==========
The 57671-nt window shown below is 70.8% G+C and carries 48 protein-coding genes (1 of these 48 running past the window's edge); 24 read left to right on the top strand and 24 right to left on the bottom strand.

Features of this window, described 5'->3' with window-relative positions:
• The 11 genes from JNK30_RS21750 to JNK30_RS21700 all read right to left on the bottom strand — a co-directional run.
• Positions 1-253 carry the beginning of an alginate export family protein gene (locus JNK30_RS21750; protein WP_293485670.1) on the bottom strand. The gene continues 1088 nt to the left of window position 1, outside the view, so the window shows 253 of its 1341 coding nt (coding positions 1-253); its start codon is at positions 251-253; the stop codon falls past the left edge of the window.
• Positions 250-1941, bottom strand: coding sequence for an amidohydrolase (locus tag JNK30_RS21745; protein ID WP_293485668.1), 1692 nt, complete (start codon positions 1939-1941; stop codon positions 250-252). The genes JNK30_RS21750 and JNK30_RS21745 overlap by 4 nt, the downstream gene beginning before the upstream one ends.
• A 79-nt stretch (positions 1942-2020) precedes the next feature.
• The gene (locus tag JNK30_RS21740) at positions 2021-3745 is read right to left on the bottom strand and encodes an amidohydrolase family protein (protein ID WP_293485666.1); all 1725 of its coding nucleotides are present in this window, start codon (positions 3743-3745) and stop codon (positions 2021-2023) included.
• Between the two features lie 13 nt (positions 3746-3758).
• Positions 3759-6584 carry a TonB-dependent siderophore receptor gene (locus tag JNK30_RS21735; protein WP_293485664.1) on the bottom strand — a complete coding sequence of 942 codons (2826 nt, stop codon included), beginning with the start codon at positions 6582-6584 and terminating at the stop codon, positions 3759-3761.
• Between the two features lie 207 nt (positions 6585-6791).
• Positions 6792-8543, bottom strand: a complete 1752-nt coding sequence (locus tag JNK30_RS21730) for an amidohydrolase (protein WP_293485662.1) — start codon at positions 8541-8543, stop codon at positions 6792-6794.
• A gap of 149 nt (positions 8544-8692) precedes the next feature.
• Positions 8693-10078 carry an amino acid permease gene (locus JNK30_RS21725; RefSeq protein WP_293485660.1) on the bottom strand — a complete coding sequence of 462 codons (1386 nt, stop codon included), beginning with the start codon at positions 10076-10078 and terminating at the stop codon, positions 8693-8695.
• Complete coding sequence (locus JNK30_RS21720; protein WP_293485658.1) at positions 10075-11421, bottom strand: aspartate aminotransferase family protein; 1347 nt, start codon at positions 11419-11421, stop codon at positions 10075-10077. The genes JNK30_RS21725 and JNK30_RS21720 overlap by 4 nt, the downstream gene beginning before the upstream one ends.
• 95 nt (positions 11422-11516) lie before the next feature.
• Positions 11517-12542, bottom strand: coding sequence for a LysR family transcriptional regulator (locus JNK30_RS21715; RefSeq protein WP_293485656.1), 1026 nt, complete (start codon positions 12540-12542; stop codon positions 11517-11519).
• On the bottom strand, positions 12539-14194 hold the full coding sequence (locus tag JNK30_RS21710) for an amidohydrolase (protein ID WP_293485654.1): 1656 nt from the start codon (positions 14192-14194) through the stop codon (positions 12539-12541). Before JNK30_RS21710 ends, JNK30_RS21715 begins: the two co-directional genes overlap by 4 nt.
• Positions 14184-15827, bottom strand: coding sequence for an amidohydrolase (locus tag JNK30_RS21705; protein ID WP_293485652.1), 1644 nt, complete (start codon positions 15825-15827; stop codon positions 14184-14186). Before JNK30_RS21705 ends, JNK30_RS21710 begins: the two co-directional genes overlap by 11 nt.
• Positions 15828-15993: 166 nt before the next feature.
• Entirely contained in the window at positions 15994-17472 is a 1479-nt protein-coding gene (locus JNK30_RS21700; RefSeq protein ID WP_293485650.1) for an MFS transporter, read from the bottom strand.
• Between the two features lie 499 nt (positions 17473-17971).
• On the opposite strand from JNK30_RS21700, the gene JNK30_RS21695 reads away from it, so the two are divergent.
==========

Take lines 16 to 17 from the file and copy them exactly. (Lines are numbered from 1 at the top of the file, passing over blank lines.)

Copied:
• Positions 11517-12542, bottom strand: coding sequence for a LysR family transcriptional regulator (locus JNK30_RS21715; RefSeq protein WP_293485656.1), 1026 nt, complete (start codon positions 12540-12542; stop codon positions 11517-11519).
• On the bottom strand, positions 12539-14194 hold the full coding sequence (locus tag JNK30_RS21710) for an amidohydrolase (protein ID WP_293485654.1): 1656 nt from the start codon (positions 14192-14194) through the stop codon (positions 12539-12541). Before JNK30_RS21710 ends, JNK30_RS21715 begins: the two co-directional genes overlap by 4 nt.